Thursday, September 17, 2015

This Book Spells Out Everything About Our Language

English has been described as a Germanic language, with almost half of our words steeped in Germanic origin. However, English is a polyglot language that has always borrowed from almost every other language in the world.  Our language reflects the diversity of people who have lived in the United States.  However, because the language has many influences and is constantly changing and expanding we find that the correct spelling of words has been deemphasized.

We see it with social media and email.  We see it with the cultural challenges of Ebonics and Spanglish.  We see it with the impact of foreign tourists and the influx of immigrants. We see it in our classrooms, where kids merely memorize spelling lists but fail to grasp the rules and guidelines that tell us how and why to spell a word.  Our nation suffers from bad spelling.

Have no worries.  One man hopes to solve this problem.  Meet John Fulford.  He recently launched a site called  He also penned a book, The Complete Guide to English Spelling Rules.

He writes in his book: “This book attempts to show that English spelling is not na illogical mish-mash of sounds and letters.  On the contrary, English spelling does indeed have logical rules that govern how the words are spelled.”

I’m not sure if I agree with is assertion that: “English is a simple and uncomplicated language that is easily learned and, when used correctly, permit s clear communication with little chance of serious misunderstanding.”

More than 75% of the world does not speak a word of English, but English is a universal language for business and trade.  Could that be supplanted by Chinese or Spanish one day?  Perhaps not in our lifetime, but as we see from history, nothing stays the same.  The ruling language of a thousand years ago was not English.

Noah Webster single-handedly reformed the modern North American English when he published his dictionary nearly 200 years ago.  He built on an earlier dictionary from Dr. Samuel Johnson, and had a standard for converting from British English to American English.

He used these guidelines:
1.      A change of spelling is permissible if it removes superfluous letters from the original word.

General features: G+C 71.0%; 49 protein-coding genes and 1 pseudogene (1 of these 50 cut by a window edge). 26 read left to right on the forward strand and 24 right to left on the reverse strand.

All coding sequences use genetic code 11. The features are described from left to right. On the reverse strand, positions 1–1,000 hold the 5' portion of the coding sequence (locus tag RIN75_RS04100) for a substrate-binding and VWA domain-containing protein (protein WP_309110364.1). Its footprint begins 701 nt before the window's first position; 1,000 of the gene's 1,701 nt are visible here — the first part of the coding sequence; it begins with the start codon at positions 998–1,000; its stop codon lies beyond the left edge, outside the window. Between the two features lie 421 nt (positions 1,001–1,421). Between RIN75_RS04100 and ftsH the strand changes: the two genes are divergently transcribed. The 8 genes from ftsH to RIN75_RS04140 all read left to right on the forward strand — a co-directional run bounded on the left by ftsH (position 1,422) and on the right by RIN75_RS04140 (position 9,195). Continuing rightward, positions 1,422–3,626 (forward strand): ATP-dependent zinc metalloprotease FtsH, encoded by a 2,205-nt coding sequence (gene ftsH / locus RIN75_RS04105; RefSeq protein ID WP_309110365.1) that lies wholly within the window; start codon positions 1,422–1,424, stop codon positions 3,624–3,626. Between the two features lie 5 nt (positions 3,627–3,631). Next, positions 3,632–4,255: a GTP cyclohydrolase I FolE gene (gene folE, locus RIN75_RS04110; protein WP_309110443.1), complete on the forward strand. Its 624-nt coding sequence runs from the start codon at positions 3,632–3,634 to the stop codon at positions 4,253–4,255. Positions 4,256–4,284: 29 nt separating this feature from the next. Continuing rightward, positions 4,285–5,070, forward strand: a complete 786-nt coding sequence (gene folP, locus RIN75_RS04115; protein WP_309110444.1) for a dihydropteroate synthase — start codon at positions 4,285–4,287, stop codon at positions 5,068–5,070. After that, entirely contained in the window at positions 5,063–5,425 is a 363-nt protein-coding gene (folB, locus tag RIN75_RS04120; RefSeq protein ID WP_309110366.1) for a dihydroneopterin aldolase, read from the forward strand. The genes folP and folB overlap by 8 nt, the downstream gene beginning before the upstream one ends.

2.      Simplifying a word is encouraged if it doesn’t alter a word’s meaning or create another homophone or homograph.

3.      In all cases, new spellings must conform to the spelling rules.

4.      It should resemble, as closely as possible, the original word.

I can’t imagine what it was like when the new dictionary came out. It must have initially caused confusion for writers, readers, and teachers.  It must have taken a generation to transition styles and to clean up published works.

Fulford writes: “This common working man, who was most in need of a better education, was not asked for his opinion of the work of the spelling reformers.  The most violent criticism of reform came from newspaper editors, writers, and statesmen, all of whom saw it as an attack on that which they valued the most – their excellent grasp of English and their hard-earned knowledge of its intricacies and subtleties.”

His book clearly lays out, with examples, all of the many rules we should have learned in grade school but either never did or forgot years later.  One misuse we often see is that of the apostrophe.  “Never use an apostrophe when a plural is intended,” he writes.  "The possessive apostrophe indicates ownership: the president’s speech.  If we mean ownership of the plural, use it after the “s”: “the trains’ manufacturer failed.”

When going through the book, you realize how much there is to know:

·         The silent e and its usage
·         Contractions
·         Plurals
·         Past tense
·         Prefixes and suffices
·         Double the consonant
·         Change y to i
·         I before e
·         Using less and ness
·         Hyphens
·         Acronyms

Fulford uses clarity and simplicity to address the challenges of the language. His book is based on two decades of serious research and over 40 years of teaching students from kindergarten to college prep, as well as adult education.  So whether you are unclear on the proper use of ence or ense or you need to be reminded that q must always be followed by a u and a vowel, you’ll enjoy The Complete Guide to English Spelling Rules.


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Brian Feinblum’s views, opinions, and ideas expressed in this blog are his alone and not that of his employer. You can follow him on Twitter @theprexpert and email him at He feels more important when discussed in the third-person. This is copyrighted by BookMarketingBuzzBlog © 2015

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